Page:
A failure analysis was performed on stainless steel back supports (Knodt Rod) that failed after being surgically implanted in a female patient. The Knodt Rods are used as an internal fixator for promoting fusion for repair of the lumbar spine. They consist of two hooks that are threaded onto a rod. One end has right hand threads and the other left hand threads. This allows the hooks to move in opposite directions when the rod is rotated. This allows the hooks to be spread apart with the turning of the rod.
Procedure and Results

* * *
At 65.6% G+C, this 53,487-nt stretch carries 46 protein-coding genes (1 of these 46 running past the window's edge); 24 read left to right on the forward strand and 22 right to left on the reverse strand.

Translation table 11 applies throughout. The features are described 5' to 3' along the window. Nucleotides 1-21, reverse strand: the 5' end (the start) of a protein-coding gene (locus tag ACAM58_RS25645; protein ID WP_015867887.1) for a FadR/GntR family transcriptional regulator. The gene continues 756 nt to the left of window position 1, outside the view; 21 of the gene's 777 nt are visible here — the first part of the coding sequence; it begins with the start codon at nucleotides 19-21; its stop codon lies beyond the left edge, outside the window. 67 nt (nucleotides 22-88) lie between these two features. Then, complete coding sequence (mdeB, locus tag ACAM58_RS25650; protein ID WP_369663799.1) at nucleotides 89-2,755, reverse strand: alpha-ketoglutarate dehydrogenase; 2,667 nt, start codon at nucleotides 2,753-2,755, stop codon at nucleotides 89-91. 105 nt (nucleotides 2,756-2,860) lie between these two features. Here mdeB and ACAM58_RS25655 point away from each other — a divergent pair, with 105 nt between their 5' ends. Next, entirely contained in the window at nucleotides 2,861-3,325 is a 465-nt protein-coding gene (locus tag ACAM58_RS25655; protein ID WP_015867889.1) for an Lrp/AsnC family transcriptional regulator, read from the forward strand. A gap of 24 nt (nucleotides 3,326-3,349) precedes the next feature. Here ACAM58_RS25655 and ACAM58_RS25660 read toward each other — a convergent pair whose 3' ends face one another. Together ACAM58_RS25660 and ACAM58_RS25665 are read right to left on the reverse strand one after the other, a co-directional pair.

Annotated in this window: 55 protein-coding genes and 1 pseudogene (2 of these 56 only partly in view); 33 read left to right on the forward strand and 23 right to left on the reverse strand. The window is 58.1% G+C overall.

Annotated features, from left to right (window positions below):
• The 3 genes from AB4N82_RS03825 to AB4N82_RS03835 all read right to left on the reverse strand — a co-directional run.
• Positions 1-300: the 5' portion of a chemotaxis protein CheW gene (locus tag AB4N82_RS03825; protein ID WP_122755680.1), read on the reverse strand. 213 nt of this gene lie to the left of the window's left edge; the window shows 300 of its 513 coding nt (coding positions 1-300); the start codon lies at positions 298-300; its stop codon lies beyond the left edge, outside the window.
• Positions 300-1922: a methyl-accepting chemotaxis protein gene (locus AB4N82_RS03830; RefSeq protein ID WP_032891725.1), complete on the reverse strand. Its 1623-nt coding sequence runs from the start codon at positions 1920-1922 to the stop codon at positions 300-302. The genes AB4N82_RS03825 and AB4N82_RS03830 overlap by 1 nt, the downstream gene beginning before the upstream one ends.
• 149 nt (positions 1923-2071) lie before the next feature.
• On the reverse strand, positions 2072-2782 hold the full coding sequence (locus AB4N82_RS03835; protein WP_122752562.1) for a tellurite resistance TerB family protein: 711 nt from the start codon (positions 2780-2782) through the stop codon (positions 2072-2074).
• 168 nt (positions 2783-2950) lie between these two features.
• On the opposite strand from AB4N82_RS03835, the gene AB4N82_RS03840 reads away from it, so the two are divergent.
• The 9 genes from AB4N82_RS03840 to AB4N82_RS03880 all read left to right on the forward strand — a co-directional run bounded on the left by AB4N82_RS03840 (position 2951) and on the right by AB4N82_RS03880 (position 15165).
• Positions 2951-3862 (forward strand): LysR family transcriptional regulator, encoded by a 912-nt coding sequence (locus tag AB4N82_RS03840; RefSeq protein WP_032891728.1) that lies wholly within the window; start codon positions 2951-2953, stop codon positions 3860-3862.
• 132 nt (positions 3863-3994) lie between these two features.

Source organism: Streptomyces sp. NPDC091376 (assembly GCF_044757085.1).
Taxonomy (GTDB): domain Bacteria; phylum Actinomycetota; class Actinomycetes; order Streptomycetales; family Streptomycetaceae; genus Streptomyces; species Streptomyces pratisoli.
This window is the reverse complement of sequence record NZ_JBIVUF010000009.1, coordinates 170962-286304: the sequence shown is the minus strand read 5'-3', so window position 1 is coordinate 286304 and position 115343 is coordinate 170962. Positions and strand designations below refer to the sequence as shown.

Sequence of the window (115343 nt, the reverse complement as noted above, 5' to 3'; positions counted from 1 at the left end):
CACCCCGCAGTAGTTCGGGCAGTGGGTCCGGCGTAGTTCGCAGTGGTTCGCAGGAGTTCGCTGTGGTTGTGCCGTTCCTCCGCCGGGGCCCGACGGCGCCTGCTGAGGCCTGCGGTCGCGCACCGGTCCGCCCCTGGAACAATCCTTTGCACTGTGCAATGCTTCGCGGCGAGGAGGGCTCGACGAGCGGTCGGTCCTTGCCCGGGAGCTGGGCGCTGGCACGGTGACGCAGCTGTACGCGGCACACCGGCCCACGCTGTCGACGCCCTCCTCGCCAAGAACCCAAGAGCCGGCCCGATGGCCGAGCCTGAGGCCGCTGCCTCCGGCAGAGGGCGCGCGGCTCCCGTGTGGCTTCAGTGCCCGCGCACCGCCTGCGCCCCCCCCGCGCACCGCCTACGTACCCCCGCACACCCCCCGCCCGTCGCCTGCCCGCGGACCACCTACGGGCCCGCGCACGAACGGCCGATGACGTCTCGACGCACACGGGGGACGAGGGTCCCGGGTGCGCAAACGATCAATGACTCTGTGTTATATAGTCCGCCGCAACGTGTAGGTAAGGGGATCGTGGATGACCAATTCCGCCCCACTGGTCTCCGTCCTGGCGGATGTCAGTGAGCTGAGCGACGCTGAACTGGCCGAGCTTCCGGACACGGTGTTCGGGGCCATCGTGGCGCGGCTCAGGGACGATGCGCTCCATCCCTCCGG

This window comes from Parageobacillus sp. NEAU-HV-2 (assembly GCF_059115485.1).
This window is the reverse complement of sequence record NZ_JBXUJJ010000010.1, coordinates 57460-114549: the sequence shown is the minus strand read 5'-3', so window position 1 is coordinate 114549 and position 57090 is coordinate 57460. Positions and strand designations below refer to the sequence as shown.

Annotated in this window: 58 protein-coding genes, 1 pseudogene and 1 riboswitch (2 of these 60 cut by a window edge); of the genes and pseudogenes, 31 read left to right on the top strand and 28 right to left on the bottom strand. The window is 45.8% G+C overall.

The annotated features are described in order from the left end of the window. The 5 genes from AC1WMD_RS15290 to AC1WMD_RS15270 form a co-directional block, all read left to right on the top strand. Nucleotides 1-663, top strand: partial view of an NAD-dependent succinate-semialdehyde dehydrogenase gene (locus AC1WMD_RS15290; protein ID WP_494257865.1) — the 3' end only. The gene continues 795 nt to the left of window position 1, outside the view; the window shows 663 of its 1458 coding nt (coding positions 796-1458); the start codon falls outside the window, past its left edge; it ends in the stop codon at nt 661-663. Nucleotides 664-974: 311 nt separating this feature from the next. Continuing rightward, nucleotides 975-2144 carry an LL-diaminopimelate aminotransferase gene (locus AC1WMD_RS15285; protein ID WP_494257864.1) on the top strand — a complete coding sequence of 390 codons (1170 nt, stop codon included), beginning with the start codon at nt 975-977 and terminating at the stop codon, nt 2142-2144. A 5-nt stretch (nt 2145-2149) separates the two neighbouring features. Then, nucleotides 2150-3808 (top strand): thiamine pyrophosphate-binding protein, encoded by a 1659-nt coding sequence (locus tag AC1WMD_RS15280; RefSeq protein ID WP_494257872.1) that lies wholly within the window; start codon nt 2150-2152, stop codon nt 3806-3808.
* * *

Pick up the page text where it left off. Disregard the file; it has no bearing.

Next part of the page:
The subject Knodt Rod was examined visually and with a scanning electron microscope (SEM).
Figure #1: The two failed back support rods as received
Figure #2: Representative SEM macrograph of one of the four fracture surfaces created when the two rods failed. Both rods failed in fatigue. Both failures originated at the root of a thread.
Figure #3: SEM photomicrograph of threads on one of the Knodt rods. At left is a magnification of the root of the thread showing cracks at the root of the thread. This is the type of crack that initiated the fatigue failure (Mag. approximately 30X).
The Knodt rods failed from fatigue cracks that initiated at the root of the threads. The simple explanation for this failure is that the part could not survive, over time, the working loads. This situation could be improved by increasing the radius at the root of the threads. Further study is required to determine further improvements.